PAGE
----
Select Committee on Transport, Local Government and the Regions Minutes of Evidence

Examination of Witnesses (Questions 240 - 259)



  240. What is the percentage since 11 September?
  (Mr Tarry) What we have seen now is a reduction by the airlines and we have seen capacity reductions in the order of 15 to 20 per cent depending on each market. What we are now seeing is a structural change. We are moving into a different price environment where the airlines are stimulating traffic. We can see this most clearly with British Airways' traffic figures last Friday where they saw economy travel down by nine per cent which was about the running rate for the first quarter, yet Business Class traffic was falling at 18 per cent which is much more a function of the economy. So what we have is on the one hand price stimulation coming in and on the other hand what we see is the impact of the economic background feeding through on to business traffic, plus a structural change where certainly on short haul I think we are going to see business travellers or business passengers move first of all to the back of the aeroplane and, secondly, as there are a greater number of routes offered by carriers such as GO and easyJet out of the main business catchment areas to the south and west of London, we will see a migration to those carriers as well.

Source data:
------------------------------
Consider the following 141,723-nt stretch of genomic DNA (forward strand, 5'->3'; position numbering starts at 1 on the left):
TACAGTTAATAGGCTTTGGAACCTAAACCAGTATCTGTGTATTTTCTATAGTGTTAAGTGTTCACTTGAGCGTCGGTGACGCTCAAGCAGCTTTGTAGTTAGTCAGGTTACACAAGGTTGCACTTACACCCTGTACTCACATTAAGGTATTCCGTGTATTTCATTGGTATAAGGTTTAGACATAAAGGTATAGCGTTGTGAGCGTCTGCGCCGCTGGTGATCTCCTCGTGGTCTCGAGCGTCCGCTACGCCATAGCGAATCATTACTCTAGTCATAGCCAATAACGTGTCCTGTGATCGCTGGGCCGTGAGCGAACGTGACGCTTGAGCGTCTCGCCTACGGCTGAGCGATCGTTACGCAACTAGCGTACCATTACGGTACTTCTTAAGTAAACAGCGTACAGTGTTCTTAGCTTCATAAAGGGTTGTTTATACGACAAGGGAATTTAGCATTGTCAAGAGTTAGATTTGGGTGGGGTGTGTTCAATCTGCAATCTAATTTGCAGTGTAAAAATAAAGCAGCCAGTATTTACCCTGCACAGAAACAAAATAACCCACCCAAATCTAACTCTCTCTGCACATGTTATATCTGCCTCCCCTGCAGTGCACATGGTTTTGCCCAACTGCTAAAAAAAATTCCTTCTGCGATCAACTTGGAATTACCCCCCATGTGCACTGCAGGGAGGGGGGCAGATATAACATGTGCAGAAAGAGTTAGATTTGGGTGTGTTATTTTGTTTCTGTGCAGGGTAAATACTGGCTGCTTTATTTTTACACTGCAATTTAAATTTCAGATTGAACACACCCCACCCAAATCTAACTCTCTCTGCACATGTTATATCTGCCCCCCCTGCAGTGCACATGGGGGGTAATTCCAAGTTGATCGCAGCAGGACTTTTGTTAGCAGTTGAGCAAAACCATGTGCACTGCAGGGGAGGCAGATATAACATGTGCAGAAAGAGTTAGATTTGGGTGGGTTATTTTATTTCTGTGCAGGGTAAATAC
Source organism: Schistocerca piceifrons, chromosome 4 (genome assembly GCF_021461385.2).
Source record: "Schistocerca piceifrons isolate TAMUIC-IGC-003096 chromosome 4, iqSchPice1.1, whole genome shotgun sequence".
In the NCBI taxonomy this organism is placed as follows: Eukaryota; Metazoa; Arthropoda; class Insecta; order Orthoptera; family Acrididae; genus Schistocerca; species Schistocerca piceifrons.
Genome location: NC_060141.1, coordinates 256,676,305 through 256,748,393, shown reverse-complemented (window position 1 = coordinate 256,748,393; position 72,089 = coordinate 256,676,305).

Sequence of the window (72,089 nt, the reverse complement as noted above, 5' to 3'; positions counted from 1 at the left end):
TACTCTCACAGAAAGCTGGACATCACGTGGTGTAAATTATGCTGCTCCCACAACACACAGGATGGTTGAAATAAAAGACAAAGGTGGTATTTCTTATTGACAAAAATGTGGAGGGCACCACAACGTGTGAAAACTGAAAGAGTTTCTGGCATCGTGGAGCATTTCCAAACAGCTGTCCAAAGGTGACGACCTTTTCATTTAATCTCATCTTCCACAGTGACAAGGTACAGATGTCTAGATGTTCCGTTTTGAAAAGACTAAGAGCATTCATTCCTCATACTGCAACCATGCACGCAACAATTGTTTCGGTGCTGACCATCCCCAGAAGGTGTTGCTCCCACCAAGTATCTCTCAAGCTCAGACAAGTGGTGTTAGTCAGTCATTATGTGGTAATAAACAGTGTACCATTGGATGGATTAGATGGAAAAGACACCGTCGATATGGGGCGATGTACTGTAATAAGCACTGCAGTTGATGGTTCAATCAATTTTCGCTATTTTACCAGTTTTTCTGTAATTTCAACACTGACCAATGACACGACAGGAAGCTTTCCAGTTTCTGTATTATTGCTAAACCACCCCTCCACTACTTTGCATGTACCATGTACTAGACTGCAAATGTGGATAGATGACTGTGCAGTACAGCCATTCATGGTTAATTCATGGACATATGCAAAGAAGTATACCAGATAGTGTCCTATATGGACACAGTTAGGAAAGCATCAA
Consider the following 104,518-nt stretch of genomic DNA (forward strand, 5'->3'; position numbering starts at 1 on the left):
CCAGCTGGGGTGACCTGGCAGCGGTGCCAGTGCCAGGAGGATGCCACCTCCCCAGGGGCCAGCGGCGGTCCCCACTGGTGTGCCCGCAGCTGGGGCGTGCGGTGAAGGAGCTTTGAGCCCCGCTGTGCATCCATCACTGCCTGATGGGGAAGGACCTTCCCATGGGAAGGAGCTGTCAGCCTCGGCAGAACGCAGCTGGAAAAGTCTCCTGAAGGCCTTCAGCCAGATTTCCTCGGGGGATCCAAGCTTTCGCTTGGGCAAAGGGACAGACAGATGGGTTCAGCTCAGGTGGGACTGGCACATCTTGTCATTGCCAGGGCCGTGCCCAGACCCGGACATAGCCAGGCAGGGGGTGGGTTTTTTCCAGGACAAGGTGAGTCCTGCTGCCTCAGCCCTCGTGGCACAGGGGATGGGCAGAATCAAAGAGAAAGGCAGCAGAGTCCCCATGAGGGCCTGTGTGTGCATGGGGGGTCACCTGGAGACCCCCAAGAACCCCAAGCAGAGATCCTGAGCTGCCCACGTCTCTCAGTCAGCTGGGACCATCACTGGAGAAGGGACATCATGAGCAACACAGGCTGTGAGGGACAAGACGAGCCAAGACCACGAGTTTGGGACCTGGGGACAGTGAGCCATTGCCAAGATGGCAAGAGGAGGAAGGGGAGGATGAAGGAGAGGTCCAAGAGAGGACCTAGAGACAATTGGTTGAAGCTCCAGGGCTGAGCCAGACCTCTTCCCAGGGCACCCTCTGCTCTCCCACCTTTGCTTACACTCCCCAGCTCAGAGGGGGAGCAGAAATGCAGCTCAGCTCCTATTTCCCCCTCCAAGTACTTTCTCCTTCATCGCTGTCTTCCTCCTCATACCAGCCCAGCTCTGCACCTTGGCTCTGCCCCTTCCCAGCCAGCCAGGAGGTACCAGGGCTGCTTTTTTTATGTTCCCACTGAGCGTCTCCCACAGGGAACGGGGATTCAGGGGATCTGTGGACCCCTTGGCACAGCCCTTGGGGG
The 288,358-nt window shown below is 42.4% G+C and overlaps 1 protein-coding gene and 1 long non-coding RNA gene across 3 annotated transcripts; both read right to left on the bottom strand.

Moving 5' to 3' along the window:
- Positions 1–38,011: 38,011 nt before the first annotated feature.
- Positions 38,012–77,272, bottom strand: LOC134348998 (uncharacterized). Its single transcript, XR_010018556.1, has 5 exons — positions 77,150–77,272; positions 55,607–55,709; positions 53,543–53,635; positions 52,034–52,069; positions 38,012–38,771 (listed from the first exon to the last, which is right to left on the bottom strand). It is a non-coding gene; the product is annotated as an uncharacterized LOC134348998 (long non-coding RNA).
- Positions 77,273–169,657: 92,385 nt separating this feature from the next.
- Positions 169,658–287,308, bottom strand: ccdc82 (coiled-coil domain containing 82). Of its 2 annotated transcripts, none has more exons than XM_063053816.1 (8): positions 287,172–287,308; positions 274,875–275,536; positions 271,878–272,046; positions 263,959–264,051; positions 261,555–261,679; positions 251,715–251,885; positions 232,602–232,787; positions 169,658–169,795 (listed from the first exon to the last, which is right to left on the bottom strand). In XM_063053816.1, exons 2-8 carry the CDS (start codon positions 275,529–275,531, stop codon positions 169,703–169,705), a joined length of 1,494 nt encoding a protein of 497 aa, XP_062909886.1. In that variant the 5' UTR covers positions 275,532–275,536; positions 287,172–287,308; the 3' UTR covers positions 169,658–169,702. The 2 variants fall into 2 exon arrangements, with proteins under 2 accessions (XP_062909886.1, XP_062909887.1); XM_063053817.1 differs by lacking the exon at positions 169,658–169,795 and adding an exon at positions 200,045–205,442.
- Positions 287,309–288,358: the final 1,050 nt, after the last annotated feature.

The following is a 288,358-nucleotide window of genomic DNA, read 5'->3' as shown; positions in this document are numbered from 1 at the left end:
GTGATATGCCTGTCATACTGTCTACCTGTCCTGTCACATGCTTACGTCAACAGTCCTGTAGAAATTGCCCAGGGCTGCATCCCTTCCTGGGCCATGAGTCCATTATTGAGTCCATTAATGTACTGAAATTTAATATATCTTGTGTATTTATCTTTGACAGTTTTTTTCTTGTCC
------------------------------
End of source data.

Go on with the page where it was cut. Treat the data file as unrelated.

241. Do you have any arguments for that, Mr Cotterill?
  (Mr Cotterill) As to the detailed figures, I think Mr Tarry has probably done more detailed work than us. The one point I would add is that the over-capacity does vary quite substantially between different airlines and for some of those who clearly were in the worst position we are seeing the results of it in their collapse now.